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Wednesday, February 22, 2012

2005-06 Western Conference Preview

This article was originally published in two parts at Suite101.com on October 12, 2005 but those links have been taken down so I have combined both parts here as one article.

2005-2006 Western Conference Preview, Part I

I could post the complete rosters and statistics for each team, but I suspect that most readers of this article fall into one of two categories: (1) you visit NBA.com regularly and know the name of every team's 12th man or (2) you are a casual fan who is just looking for the bottom line: who I think is going to do well and who I think should book reservations for Secaucus, New Jersey in time for the 2006 Draft Lottery. So, without further ado, here is how I see the Western Conference stacking up in 2005-06.

Note: Division winners receive the top three playoff seeds regardless of the records of the other teams, so since the Spurs and Rockets are in the same division they cannot be seeded one and two. I am listing the teams based on how I perceive their chances to win the NBA title, without regard to playoff seeding.

1) San Antonio Spurs: Quite simply, this team is stacked. The NBA champions added Michael Finley, Nick Van Exel and Fabricio Oberto, a 6-10 teammate of Manu Ginobili's on Argentina's national team. If Tim Duncan and Manu Ginobili stay healthy it is hard to see anybody beating the Spurs in a seven game series.

2) Houston Rockets: Houston also had an excellent offseason, adding Stromile Swift, Rafer Alston, Derek Anderson and Lonny Baxter. The dynamic duo of Tracy McGrady and Yao Ming is the key to everything for the Rockets and the two superstars played well together down the stretch last year. Their chemistry only figures to improve this season. The only down note is the questionable health of Bob Sura, who provided a lot of toughness and energy last year.

3) Dallas Mavericks: Coach Avery Johnson is trying to remake the Mavericks into a defensive-oriented team. The loss of Michael Finley to the already powerful Spurs is sure to hurt. Dirk Nowitzki gets a lot of criticism for a player who regularly puts up 25-plus points and 10-plus rebounds. As long as he maintains that kind of production Dallas will always be a factor.

4) Denver Nuggets: Denver was the hottest team in the league in the second half of the season after the hiring of George Karl as head coach. There is no way that the Nuggets will maintain that torrid pace for an entire season, but expect to see a career year out of Carmelo Anthony and steady play out of the point guard duo of Andre Miller and Earl Boykins. The key for the Nuggets is the health and productivity of Marcus Camby and Kenyon Martin. To beat Dallas, Houston or San Antonio it is vital that they provide an answer for Nowitzki, Yao or Duncan.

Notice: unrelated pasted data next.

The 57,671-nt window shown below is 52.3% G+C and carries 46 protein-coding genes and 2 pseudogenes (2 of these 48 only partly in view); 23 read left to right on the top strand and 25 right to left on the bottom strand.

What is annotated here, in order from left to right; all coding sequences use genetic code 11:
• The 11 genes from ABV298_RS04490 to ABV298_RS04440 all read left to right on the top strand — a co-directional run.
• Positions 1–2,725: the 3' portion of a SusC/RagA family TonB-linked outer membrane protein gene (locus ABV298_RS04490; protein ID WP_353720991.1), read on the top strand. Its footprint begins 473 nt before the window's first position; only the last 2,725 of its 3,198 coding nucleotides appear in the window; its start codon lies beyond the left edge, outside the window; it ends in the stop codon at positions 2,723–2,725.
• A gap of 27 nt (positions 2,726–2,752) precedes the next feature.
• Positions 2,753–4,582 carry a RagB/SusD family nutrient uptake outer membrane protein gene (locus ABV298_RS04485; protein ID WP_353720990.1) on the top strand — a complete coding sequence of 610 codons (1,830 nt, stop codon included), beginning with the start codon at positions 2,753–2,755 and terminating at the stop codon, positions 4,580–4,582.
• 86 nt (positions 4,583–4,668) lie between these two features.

5) Phoenix Suns: Amare Stoudemire just had microfracture surgery on his knee and is expected to be sidelined for the first four months of the season, a devastating blow to a team that failed to retain the services of Quentin Richardson and Joe Johnson, two key members of the rotation last year. Even if the offseason had gone perfectly for the Suns they would have been hard pressed to match the record they posted in 2004-05. Now everything revolves around how quickly—and how completely—Stoudemire recovers from his knee surgery. The best case scenario is that Stoudemire returns in time for the second half of the season and is in peak form by playoff time. If that happens, Phoenix—regardless of their regular season record—could become a very dangerous team. The worst case scenario is that Stoudemire's knee ends up like Penny Hardaway's or Jamal Mashburn's, in which case Phoenix—regardless of their regular season record—will go nowhere in the postseason.

One of these five teams will win the Western Conference in 2006 (it will be the Spurs unless Duncan or Ginobili suffers a severe injury). Check out Part II to see who will earn the other three playoff berths and to find out if it is true that the Draft Lottery Studio will be renamed after Los Angeles Clippers' owner Donald Stirling.